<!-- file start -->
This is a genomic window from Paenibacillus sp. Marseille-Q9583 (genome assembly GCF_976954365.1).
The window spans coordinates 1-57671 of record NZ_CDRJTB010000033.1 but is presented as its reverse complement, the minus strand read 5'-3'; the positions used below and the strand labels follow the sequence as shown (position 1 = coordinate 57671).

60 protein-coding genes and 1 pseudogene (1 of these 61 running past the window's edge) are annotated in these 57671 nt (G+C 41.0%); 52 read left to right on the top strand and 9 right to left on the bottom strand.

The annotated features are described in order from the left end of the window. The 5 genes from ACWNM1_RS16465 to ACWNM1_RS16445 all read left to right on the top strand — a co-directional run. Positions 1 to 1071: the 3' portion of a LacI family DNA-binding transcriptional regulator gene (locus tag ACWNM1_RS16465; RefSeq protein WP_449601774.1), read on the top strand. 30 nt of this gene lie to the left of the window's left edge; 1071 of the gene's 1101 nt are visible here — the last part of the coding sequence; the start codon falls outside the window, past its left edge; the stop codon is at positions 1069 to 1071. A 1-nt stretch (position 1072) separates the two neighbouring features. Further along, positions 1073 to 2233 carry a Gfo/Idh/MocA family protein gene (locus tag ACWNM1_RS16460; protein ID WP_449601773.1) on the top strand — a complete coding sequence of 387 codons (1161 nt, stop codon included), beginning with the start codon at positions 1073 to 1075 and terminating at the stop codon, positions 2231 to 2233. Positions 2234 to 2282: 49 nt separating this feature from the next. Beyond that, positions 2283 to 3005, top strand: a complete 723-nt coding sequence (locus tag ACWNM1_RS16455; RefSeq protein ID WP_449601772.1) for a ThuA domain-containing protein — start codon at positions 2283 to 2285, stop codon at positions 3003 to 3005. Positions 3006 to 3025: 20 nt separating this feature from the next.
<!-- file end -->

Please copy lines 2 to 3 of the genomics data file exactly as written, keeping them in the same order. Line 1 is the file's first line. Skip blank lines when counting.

The window spans coordinates 1-57671 of record NZ_CDRJTB010000033.1 but is presented as its reverse complement, the minus strand read 5'-3'; the positions used below and the strand labels follow the sequence as shown (position 1 = coordinate 57671).

60 protein-coding genes and 1 pseudogene (1 of these 61 running past the window's edge) are annotated in these 57671 nt (G+C 41.0%); 52 read left to right on the top strand and 9 right to left on the bottom strand.